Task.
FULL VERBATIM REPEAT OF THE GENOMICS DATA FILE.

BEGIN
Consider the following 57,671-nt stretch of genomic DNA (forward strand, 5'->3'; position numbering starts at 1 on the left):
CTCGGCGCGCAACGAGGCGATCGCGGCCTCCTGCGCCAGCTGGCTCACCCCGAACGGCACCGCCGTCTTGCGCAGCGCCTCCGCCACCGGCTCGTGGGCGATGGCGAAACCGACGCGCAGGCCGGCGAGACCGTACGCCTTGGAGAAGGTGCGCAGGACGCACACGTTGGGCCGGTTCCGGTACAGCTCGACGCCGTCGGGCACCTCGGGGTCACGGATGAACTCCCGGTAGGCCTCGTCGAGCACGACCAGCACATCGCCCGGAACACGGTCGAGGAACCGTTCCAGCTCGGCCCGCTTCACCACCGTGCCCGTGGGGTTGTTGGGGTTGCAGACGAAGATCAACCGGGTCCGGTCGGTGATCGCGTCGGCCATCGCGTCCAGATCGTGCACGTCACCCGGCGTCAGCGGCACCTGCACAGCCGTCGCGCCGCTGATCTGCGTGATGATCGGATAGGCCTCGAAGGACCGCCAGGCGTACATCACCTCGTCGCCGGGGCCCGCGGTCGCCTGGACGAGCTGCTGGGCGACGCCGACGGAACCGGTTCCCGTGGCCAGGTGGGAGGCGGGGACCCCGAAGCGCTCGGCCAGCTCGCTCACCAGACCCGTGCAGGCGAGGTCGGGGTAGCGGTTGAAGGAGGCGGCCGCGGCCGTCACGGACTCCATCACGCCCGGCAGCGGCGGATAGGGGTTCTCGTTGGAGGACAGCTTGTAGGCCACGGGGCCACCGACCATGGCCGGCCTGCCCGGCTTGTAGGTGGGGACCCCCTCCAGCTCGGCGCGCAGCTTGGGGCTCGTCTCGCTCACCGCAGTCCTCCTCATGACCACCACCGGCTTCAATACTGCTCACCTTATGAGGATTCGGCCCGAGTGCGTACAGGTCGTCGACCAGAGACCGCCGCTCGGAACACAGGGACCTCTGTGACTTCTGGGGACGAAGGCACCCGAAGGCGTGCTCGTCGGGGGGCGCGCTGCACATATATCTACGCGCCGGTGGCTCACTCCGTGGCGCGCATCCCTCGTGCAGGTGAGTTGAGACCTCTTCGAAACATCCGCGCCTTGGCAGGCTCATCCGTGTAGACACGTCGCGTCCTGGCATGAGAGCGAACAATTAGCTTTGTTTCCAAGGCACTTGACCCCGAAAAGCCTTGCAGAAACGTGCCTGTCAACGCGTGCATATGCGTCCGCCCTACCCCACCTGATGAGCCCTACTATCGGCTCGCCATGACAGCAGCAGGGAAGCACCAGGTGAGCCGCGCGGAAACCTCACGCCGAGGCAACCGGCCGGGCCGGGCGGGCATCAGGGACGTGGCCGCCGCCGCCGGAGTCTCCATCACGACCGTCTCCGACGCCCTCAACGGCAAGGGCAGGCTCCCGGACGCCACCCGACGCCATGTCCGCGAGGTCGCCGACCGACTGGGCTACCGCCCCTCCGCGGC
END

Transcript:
Consider the following 57,671-nt stretch of genomic DNA (forward strand, 5'->3'; position numbering starts at 1 on the left):
CTCGGCGCGCAACGAGGCGATCGCGGCCTCCTGCGCCAGCTGGCTCACCCCGAACGGCACCGCCGTCTTGCGCAGCGCCTCCGCCACCGGCTCGTGGGCGATGGCGAAACCGACGCGCAGGCCGGCGAGACCGTACGCCTTGGAGAAGGTGCGCAGGACGCACACGTTGGGCCGGTTCCGGTACAGCTCGACGCCGTCGGGCACCTCGGGGTCACGGATGAACTCCCGGTAGGCCTCGTCGAGCACGACCAGCACATCGCCCGGAACACGGTCGAGGAACCGTTCCAGCTCGGCCCGCTTCACCACCGTGCCCGTGGGGTTGTTGGGGTTGCAGACGAAGATCAACCGGGTCCGGTCGGTGATCGCGTCGGCCATCGCGTCCAGATCGTGCACGTCACCCGGCGTCAGCGGCACCTGCACAGCCGTCGCGCCGCTGATCTGCGTGATGATCGGATAGGCCTCGAAGGACCGCCAGGCGTACATCACCTCGTCGCCGGGGCCCGCGGTCGCCTGGACGAGCTGCTGGGCGACGCCGACGGAACCGGTTCCCGTGGCCAGGTGGGAGGCGGGGACCCCGAAGCGCTCGGCCAGCTCGCTCACCAGACCCGTGCAGGCGAGGTCGGGGTAGCGGTTGAAGGAGGCGGCCGCGGCCGTCACGGACTCCATCACGCCCGGCAGCGGCGGATAGGGGTTCTCGTTGGAGGACAGCTTGTAGGCCACGGGGCCACCGACCATGGCCGGCCTGCCCGGCTTGTAGGTGGGGACCCCCTCCAGCTCGGCGCGCAGCTTGGGGCTCGTCTCGCTCACCGCAGTCCTCCTCATGACCACCACCGGCTTCAATACTGCTCACCTTATGAGGATTCGGCCCGAGTGCGTACAGGTCGTCGACCAGAGACCGCCGCTCGGAACACAGGGACCTCTGTGACTTCTGGGGACGAAGGCACCCGAAGGCGTGCTCGTCGGGGGGCGCGCTGCACATATATCTACGCGCCGGTGGCTCACTCCGTGGCGCGCATCCCTCGTGCAGGTGAGTTGAGACCTCTTCGAAACATCCGCGCCTTGGCAGGCTCATCCGTGTAGACACGTCGCGTCCTGGCATGAGAGCGAACAATTAGCTTTGTTTCCAAGGCACTTGACCCCGAAAAGCCTTGCAGAAACGTGCCTGTCAACGCGTGCATATGCGTCCGCCCTACCCCACCTGATGAGCCCTACTATCGGCTCGCCATGACAGCAGCAGGGAAGCACCAGGTGAGCCGCGCGGAAACCTCACGCCGAGGCAACCGGCCGGGCCGGGCGGGCATCAGGGACGTGGCCGCCGCCGCCGGAGTCTCCATCACGACCGTCTCCGACGCCCTCAACGGCAAGGGCAGGCTCCCGGACGCCACCCGACGCCATGTCCGCGAGGTCGCCGACCGACTGGGCTACCGCCCCTCCGCGGC